Ashwin : On weekdays, my writing usually happens early morning between five and nine o’clock. Saturday is a day when I catch up with my latest project because I am able to write or research for several hours at a stretch. Sundays are entirely for my family. I usually take around eighteen months to write a book. The first six months are spent on research; the next three months are devoted to building the plot outline; the following six months are used for the actual writing of the story; and the final three months for editing and polishing. I use three editors on every book.

  • Deeba: Do you ever get writer’s block? How do you handle it?

    Ashwin : I rarely face writers block. The reason is my organized style of working. I spend several months collating research, then several months developing a plot outline. By the time that I start writing, my job is like that of a child using crayons within a colouring book. With the outlines drawn, how difficult is it to choose which crayon to use?

  • Deeba: Which is your favorite piece of work till now?

    Ashwin : That’s like asking a parent to choose a favourite child. I cannot answer that question.

  • Deeba: How do you decide on your topics to write on?

    Ashwin : Most people have ideas but they have no idea that they have those ideas. I am simply methodical about jotting down all my observations on a daily basis. Over the past decade, I have emailed myself around 12,000 times with various ideas. When I start work on a new book, I simply review my past observations and then decide on a topic that I can live with for the next two years.

  • Deeba: Your 5 favorite books. And what are you currently reading?

    Ashwin : Top 5 favourite books:

    • Midnight’s Children by Salman Rushdie
    • Autobiography of a Yogi by ParamahansaYogananda
    • Freedom at Midnight by Larry Collins and Dominique Lapierre
    • The Da Vinci Code by Dan Brown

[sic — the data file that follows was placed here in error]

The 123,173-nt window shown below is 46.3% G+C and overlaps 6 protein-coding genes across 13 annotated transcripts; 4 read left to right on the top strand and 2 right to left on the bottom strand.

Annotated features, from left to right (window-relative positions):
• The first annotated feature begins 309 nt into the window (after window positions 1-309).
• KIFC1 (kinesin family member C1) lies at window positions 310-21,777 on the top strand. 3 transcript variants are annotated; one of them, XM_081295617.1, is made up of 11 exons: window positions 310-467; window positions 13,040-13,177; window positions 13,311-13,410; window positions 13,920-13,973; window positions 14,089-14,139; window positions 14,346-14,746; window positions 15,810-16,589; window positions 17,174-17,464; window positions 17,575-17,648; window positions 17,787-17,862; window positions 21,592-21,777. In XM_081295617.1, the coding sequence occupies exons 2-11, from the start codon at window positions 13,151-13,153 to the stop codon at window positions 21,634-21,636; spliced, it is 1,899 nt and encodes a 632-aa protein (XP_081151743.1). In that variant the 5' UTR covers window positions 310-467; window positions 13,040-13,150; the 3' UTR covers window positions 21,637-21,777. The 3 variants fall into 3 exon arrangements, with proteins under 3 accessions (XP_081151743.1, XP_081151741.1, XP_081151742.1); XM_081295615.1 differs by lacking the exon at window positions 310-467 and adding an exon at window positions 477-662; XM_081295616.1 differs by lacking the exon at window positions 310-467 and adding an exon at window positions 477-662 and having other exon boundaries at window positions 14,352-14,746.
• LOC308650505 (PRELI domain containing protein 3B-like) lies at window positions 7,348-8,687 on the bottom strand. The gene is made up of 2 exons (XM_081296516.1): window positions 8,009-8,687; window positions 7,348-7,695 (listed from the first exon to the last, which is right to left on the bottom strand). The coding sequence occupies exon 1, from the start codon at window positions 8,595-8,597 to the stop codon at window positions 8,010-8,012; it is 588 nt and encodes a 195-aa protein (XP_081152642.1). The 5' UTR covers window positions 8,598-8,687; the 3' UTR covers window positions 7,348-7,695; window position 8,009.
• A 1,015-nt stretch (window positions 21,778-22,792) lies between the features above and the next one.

• The Art of War by Sun Tzu
    • Currently reading: Sapiens—A Brief History of Humankind, by Yuval Noah Harari
  • Deeba: On a personal front, what does a weekend mean to you? Your favorite pastime?

    Ashwin : Family, books, whisky, cigars.

  • Deeba: There is one question that I throw at all my guests, what is your favorite non-alcoholic drink?

    Ashwin : Water, because it can be added to whisky.

    • Deeba: What would be your advice to the aspiring authors of ‘The Write Scene,’ who are on the road to get published?

      Ashwin : One: don’t think about writing... write! Two: don’t quit your day job… it could be a while before royalties can sustain you. Three: don’t think of yourself as a writer but as a storyteller… words become irrelevant if your story is great. Four: become thick-skinned… rejections and criticism are part of the process of evolving as an author. Five: remember that the words are not yours, they come from a higher power. Stay humble even when you’ve made it.

  • Deeba: Can we have your views on our new initiative of ‘Young Author Awards’ to recognize the next generation authors under the age of 30? (http://www.youngauthorawards.com)

    Ashwin : Excellent initiative. I hope that it will inspire many young authors to persevere.

Ashwin Sanghi